Over the years, privacy and personalization have become ever more crucial to the success of most brands' customer strategy initiatives. Consumers wish to protect sensitive information and develop tailored brand experiences simultaneously. Yet, while these two elements may seem inherently at odds, companies that safeguard data and boost relevance will find customers are much more eager to share information if there's some perceived value for them.
Gigya's recent "The 2015 State of Consumer Privacy & Personalization" report explores the prevalence of social login, consumer attitudes regarding data privacy, and the importance of personalization. Conducted in partnership with OnePoll, researchers surveyed 2,000 U.S. and 2,000 U.K. consumers to gauge how this growing desire for increased data privacy and personalized user experiences has impacted how individuals interact with their favorite brands.
Overall, 96 percent of U.S. and 91 percent of U.K. consumers admit to being somewhat or very concerned about privacy and how companies are using customer data. However, most social logins are driven by an aversion to completing lengthy registration forms that require users to create new usernames and passwords. Therefore, as companies work to establish trust and transparency, next-generation authentication methods may help to deepen customer-company relationships.
The following statistics demonstrate the emerging popularity of social login in relation to heightened data security concerns, as well as the impact personalization has on brand loyalty:
- Eighty-eight percent of U.S. consumers claim they've logged into a website or mobile application using an existing digital identity from a social network, such as Facebook or Twitter, representing an 11 percent increase since 2014. U.K. consumers have also increased their use of social logins, jumping from 60 percent in 2014 to 66 percent in 2015.
- Both U.S. (56 percent) and U.K. consumers (43 percent) choose to login using their existing social identities primarily because they don't want to spend time filling in registration forms. Many also use social logins (43 percent and 28 percent respectively) because they don't want to create and remember one more username and password.
- U.S. and U.K. respondents would be willing to share information if the data will only be used by the company in question (58 percent and 41 percent respectively), if the brand has made it very clear how it will use the information (52 percent and 38 percent), and if they're comfortable with the amount and type of information for which they're being asked (49 percent and 33 percent).
- While approximately 20 percent of U.S. and U.K. respondents claim they've received between 4-5 irrelevant marketing messages every day, 17 percent of U.S. and 14 percent of U.K. consumers report receiving more than 10 irrelevant communications daily.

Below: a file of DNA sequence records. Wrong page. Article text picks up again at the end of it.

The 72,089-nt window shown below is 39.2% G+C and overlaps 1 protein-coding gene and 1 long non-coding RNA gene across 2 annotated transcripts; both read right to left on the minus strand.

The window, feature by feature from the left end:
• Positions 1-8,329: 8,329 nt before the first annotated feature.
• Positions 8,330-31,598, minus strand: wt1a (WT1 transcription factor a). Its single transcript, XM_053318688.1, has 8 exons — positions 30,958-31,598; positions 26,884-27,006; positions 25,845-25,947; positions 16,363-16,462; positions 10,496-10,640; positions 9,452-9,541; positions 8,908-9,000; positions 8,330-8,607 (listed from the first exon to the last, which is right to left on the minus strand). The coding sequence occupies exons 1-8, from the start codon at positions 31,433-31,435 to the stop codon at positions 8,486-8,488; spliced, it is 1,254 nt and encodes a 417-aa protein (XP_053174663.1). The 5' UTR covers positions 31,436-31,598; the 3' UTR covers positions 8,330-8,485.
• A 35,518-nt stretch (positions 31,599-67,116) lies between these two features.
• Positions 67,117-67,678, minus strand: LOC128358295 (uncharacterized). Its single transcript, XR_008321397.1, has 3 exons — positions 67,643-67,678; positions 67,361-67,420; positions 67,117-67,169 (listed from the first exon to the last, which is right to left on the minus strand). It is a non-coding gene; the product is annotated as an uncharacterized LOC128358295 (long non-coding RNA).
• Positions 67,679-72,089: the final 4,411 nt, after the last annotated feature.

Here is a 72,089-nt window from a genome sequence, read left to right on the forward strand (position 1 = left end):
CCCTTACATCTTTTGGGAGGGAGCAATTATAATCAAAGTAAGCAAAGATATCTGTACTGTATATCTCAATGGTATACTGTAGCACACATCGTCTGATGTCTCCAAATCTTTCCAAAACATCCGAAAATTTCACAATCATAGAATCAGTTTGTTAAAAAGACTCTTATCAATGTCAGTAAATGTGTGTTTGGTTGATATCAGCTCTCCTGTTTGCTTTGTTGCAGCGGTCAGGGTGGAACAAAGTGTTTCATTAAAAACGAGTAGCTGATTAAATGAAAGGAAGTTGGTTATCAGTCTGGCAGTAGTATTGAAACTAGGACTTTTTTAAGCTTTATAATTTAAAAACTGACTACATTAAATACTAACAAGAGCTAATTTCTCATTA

- Twenty-five percent of U.S. and 17 percent of U.K. consumers claim they've been made upset by an insensitive marketing message, leading many consumers (27 percent and 20 percent respectively) to stop visiting the company's website or mobile app. Approximately 15 percent of U.S. and U.K. consumers have even stopped buying products from the given company because of irrelevant communications.
- Overall, 31 percent of U.S. consumers polled would be comfortable using their social identities to login to smart or connected devices. Yet, while 33 percent are still unsure about connecting their digital identities to these objects, they are willing to consider it.
- Fifty-seven percent of U.S. and 44 percent of U.K. consumers would use their Apple ID to register and login to websites and applications, while 50 percent and 40 percent, respectively, would also leverage their Apple ID to pay for items online. U.S. and U.K. respondents would also consider entering their mobile phone number (49 percent and 35 percent) or use their PayPal ID or Amazon ID (59 percent and 48 percent) if they could also pay for items on that website using that specific ID.
Key takeaway: Privacy and personalization must work in tandem to guarantee that trust and transparency reign supreme. However, as this study finds, consumers of all ages are increasingly willing to embrace the next generation in identity authentication if it means reducing their burden. For instance, social login isn't just championed by Millennials, as 75 percent of U.S. and 62 percent of U.K. consumers ages 55+ have used their social identity to authenticate via Web or mobile app. Forty-one percent of U.S. and 32 percent of U.K. consumers claim that they'd be comfortable logging into a site or mobile app using thumbprint or facial scan technology, as well. Therefore, as popular perception and acceptance begins to evolve, brands must advance their customer identity management strategies and establish scalability to accommodate and protect all types of data in an effort to develop the flexibility necessary to support this ongoing evolution of consumer identity and authentication.